We have 2 Khaki Campbell’s which have both laid at one time or another, but never for more than about 3-4 months. In fact, one has only laid for a couple of 2 month periods. They’re now approaching 2 years old, have a 20 ft pond, surrounded by grass, and a choice of nesting areas and shelters. They’re fed layers mash, with treats of fish pellets (love ’em!) and lettuce leaves.

    If you’ve had reason to write any advice on LOW egg production, I’d really appreciate a steer on how to find it. Khaki Campbells are supposed to be pretty prolific, aren’t they?

    All the very best,


    • Reply
      Aaron von Frank
      October 10, 2022 at 11:03 am

      Hi Hayden! That’s a very odd scenario you’ve described. 

      Yes, Khaki Campbells are considered excellent egg layers. In our article about duck breed comparisons ( we detail that they can lay up to 240 eggs/year with a laying score of 8.5 out of 10. The only breeds we know of that have the potential to be more prolific layers are Golden 300, Hybrid Layer, and White Layer. 
      It sounds like you’re feeding your Khakis for maximum egg production. The only three possibilities we can think of that would cause lower egg production under the circumstances you’ve described are: 

      1) Low light levels. Are your ducks in a shady spot for most of the day? Just to clarify, seasonal sunlight fluctuations affect egg production. Ducks need at least 14 hours of daylight to produce eggs, but if they’re in a spot that’s shady, they might not be getting the light stimulation they need for egg production. Just for clarity, this does NOT mean ducks should be forced to live in full blazing sun during the hot months – they should always have shady spots to retreat to if they desire. 

      2. Hiding eggs. Is it possible your ducks have a really good hiding spot for their eggs? You’d probably notice this by the awful smell produced once the eggs went bad at some point, but it’s worth considering. Our ducks can be quite sneaky when it comes to hiding eggs – especially when they lay outside their coops.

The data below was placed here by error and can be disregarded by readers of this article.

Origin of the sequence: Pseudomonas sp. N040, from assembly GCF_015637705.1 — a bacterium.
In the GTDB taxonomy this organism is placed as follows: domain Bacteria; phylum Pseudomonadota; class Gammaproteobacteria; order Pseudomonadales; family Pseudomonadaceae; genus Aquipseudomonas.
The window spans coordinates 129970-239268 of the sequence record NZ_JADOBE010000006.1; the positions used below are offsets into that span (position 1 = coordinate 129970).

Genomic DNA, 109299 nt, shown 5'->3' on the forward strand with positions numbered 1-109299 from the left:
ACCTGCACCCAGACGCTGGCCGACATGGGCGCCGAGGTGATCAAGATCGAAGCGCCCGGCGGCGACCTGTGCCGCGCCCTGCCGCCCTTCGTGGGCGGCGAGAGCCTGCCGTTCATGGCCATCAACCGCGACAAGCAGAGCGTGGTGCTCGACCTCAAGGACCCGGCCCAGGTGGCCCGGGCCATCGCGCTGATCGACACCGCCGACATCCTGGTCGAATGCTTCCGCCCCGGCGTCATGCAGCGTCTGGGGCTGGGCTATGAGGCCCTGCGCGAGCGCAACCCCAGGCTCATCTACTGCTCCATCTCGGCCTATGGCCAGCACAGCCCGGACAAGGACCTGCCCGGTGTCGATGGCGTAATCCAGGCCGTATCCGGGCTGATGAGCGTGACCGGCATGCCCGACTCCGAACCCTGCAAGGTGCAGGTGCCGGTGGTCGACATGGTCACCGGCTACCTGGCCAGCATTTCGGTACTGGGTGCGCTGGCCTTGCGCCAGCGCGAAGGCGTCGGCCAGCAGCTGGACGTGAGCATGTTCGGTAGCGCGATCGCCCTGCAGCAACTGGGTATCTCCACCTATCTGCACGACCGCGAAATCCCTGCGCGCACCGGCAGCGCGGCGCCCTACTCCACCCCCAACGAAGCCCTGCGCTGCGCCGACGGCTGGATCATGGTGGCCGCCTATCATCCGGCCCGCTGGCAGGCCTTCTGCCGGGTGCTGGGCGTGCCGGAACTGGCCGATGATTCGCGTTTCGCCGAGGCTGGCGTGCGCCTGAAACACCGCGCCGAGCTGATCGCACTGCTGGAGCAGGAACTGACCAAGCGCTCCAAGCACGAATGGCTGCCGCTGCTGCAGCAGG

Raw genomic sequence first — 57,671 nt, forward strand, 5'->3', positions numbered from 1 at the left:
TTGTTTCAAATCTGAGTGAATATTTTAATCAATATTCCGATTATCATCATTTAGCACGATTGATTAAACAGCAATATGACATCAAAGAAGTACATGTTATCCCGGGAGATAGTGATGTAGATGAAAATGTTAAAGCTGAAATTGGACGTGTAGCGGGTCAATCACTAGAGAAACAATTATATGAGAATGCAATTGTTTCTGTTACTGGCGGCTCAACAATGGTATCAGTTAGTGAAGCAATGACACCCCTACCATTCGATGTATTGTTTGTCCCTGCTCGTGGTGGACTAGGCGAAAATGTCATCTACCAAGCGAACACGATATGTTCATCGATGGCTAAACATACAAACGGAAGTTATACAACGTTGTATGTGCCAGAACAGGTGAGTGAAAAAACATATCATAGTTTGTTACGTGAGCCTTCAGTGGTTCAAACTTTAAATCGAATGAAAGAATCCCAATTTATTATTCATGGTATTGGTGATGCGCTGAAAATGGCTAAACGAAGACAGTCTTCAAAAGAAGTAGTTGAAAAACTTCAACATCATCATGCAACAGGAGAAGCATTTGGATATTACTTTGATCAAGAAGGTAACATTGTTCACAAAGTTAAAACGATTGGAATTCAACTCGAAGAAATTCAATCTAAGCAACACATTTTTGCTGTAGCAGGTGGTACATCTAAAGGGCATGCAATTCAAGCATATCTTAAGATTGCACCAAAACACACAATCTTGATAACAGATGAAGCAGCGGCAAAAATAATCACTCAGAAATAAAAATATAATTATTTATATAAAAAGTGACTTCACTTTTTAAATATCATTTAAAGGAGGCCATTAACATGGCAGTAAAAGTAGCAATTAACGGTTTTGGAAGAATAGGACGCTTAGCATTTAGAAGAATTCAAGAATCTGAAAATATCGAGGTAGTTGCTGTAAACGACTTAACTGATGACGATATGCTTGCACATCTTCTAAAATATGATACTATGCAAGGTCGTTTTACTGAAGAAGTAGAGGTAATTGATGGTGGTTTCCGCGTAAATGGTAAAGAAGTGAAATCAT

3. Breeding. Did you get your ducks from a source like Metzer Farms or somewhere else? Big breeders tend to breed with egg production in mind, whereas a local/backyard breeder might not. 
      Hope this helps narrow down a cause of your low egg production! 

  • Reply
    February 24, 2022 at 12:08 pm

    Hi! I’m hoping you’ll have some advice regarding our Khaki Campbell. She has laid an egg every day for over 18 months. She seems perfectly healthy and the eggs are still normal (hard-shelled, no deformity, etc), but her last two molts have been incomplete, presumably because she doesn’t stop laying during them. She only has new feathers on about half of her body and the older feathers have lost their waterproofing, so she no longer bathes/swims. I would really love to halt her egg-laying so she can do a complete molt and rest her body, but I worry that the broodiness won’t take due to her being a Khaki Campbell. From what I’ve read, they almost never display any maternal behavior. Do you think it’s worth trying or have any suggestions for alternatives? Thanks for your time!

    • Reply
      Aaron von Frank
      February 24, 2022 at 1:18 pm